In some parts of Earth, the tectonic plates move past each other horizontally, creating large strike-slip faults. The best-known strike-slip boundary in the world is the San Andreas fault of California, but on the other side of the Pacific, San Andreas has a mirror image on the Russian island of Sakhalin, where the Sakhalin-Hokkaido Shear Zone forms part of the boundary between the North American and Eurasian plates. This shear zone has two main differences with San Andreas. First, it moves much slower than San Andreas - at about one tenth of the rate. Second, the Amur River has deposited a delta across the shear zone. The Amur is the tenth largest river on earth, and the delta is large -- 220 km across -- with a sediment accumulation that is up to 5 km thick. This has created a new flat landscape in the north of Sakhalin, giving us an unrivalled opportunity to study the development of hills and the response of rivers to oblique compression on a strike-slip plate boundary over the past 3 million years. This lack of landscape inheritance is very rare in active deformation, so we can study the very early stages of mountain building.
Magnetostratigraphic importance of secondary chemical remanent magnetizations carried by greigite (Fe₃S₄) in Miocene sediments, New Jersey Shelf (IODP Exp. 313)
Andreas Nilsson et al., Geology and Geophysics, School of Environmental Sciences, University of Liverpool, Liverpool, UK. Published online 4 Apr. 2013; http://dx.
Paleomagnetic and mineral magnetic analyses were carried out on Miocene clays from upper unit II at Sites M0027 and M0028 recovered during Integrated Ocean Drilling Program Expedition 313 on the New Jersey shallow shelf. A zone of mixed polarity in the lower section of Hole M0028A and dual overlapping magnetization components in upper Hole M0027A indicate that the sediments may have been chemically remagnetized during one or several events. Mineral magnetic investigations reveal that the magnetization is carried by the ferromagnetic iron-sulfide greigite (Fe3S4), possibly with traces of titanomagnetite. Study authors Andreas Nilsson and colleagues find that several changes in polarity coincide with variations in magnetic mineral grain size and/or concentration. They interpret these variations to be different stages of greigite growth, which were triggered by changes in pore-water chemistry and/or upward migration of methane.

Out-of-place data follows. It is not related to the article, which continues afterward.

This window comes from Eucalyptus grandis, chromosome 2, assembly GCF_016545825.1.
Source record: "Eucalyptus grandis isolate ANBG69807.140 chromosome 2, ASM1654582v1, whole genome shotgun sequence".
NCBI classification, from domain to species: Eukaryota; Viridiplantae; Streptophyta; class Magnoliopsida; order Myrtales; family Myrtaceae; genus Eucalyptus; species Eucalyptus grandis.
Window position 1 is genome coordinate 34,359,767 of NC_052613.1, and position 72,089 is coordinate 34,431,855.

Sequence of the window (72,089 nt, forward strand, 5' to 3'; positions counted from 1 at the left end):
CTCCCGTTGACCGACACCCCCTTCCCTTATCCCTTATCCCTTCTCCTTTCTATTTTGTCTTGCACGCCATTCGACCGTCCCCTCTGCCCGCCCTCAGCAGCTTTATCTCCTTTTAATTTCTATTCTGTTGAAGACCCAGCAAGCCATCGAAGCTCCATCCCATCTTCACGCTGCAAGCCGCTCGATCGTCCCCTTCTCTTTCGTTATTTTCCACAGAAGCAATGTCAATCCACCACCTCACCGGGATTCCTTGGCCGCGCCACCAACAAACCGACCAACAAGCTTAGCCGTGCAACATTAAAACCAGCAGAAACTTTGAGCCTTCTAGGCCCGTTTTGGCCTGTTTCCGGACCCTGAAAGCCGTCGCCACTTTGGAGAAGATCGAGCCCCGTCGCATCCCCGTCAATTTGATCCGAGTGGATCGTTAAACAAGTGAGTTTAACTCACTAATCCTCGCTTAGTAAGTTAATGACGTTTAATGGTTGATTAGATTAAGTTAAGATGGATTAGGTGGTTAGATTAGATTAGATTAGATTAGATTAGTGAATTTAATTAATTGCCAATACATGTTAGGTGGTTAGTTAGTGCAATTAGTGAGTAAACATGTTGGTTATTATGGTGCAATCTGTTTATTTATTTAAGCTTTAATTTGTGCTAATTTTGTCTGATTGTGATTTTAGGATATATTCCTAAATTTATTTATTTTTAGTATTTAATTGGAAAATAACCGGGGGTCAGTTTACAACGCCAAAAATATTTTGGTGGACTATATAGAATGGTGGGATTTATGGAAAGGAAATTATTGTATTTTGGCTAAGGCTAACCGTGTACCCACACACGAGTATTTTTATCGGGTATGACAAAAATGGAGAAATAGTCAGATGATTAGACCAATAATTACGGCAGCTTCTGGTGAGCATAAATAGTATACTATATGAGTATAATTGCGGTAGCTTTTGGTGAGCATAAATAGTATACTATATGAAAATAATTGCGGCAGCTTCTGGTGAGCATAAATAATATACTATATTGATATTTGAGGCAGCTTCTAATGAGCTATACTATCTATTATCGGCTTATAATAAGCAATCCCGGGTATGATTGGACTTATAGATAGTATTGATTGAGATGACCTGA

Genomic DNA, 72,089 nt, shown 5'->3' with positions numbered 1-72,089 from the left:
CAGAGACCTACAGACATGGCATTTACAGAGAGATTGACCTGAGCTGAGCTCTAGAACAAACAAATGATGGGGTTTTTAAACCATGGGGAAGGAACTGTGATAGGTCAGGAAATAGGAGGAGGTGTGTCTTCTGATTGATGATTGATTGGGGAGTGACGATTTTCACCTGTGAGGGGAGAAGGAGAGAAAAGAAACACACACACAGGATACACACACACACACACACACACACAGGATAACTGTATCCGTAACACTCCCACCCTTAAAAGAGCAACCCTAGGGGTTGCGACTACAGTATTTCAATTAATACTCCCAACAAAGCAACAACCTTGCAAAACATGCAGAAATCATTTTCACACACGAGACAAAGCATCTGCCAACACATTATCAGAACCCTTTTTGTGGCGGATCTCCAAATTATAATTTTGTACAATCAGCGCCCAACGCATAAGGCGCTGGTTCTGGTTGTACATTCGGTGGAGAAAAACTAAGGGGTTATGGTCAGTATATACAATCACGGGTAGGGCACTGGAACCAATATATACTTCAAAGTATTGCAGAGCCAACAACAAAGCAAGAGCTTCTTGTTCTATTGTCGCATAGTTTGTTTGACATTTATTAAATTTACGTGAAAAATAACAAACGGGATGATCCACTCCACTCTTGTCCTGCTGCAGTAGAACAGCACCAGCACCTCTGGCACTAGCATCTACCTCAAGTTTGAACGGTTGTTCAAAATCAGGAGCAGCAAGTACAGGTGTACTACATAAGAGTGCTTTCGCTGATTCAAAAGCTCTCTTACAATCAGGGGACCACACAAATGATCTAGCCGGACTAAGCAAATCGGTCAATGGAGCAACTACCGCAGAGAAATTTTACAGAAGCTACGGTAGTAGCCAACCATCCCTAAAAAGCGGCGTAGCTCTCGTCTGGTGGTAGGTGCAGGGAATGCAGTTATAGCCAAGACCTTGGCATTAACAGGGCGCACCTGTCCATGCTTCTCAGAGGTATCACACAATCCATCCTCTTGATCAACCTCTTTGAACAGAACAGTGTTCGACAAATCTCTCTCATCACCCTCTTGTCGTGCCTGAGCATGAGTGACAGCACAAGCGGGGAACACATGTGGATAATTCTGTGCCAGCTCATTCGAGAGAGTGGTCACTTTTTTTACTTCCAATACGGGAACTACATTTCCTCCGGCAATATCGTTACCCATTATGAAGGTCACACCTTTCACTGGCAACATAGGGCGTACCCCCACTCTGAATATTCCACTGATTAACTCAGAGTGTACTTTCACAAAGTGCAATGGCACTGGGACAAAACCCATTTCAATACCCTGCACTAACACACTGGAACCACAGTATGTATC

Geometry and Quaternary slip behavior of the San Juan de los Planes and Saltito fault zones, Baja California Sur, Mexico: Characterization of rift-margin normal faults
Melanie M. Coyan et al., School of Earth and Space Exploration, Arizona State University, PO Box 871404, Tempe, Arizona 85287, USA. Published online 4 Apr. 2013; http://dx.
An array of north-striking, left-stepping, active normal faults cuts the southwest margin of the Gulf of California and across the southern tip of the Baja California peninsula. This is the gulf margin fault system of the oblique-divergent plate boundary within the Gulf of California. Detailed geologic and geomorphic mapping along the onshore San Juan de los Planes and Saltito fault zones allow authors Melanie M. Coyan and colleagues to delineate geometric sections and to infer the tectonic history of the fault zones. To achieve a more complete understanding of these individual normal faults within a larger array, Coyan and colleagues mapped faults to ~10 km offshore using seismic CHIRP (compressed high-intensity radar pulse) profiling. Both onshore faults slip at a low rate and have a low total offset. Along the San Juan de los Planes fault zone, which is entirely onshore, the young, scarp-forming fault reactivated older faults to rupture a broad, low-relief pediment surface with thin Quaternary cover, reflecting a two-stage slip history along this fault zone. The offshore study suggests a northward continuation of the onshore Saltito fault, and a complex fault array north of the La Gata fault on the east side of the San Juan de los Planes basin extending northward to the west Cerralvo fault. Study results suggest relatively low rates of active faulting of less than 1 mm/yr across the San Juan de los Planes system of faults compared to high rates on the active gulf-axis system, and relatively higher rates on earlier Neogene gulf margin faults in other areas along the southwest Gulf of California margin.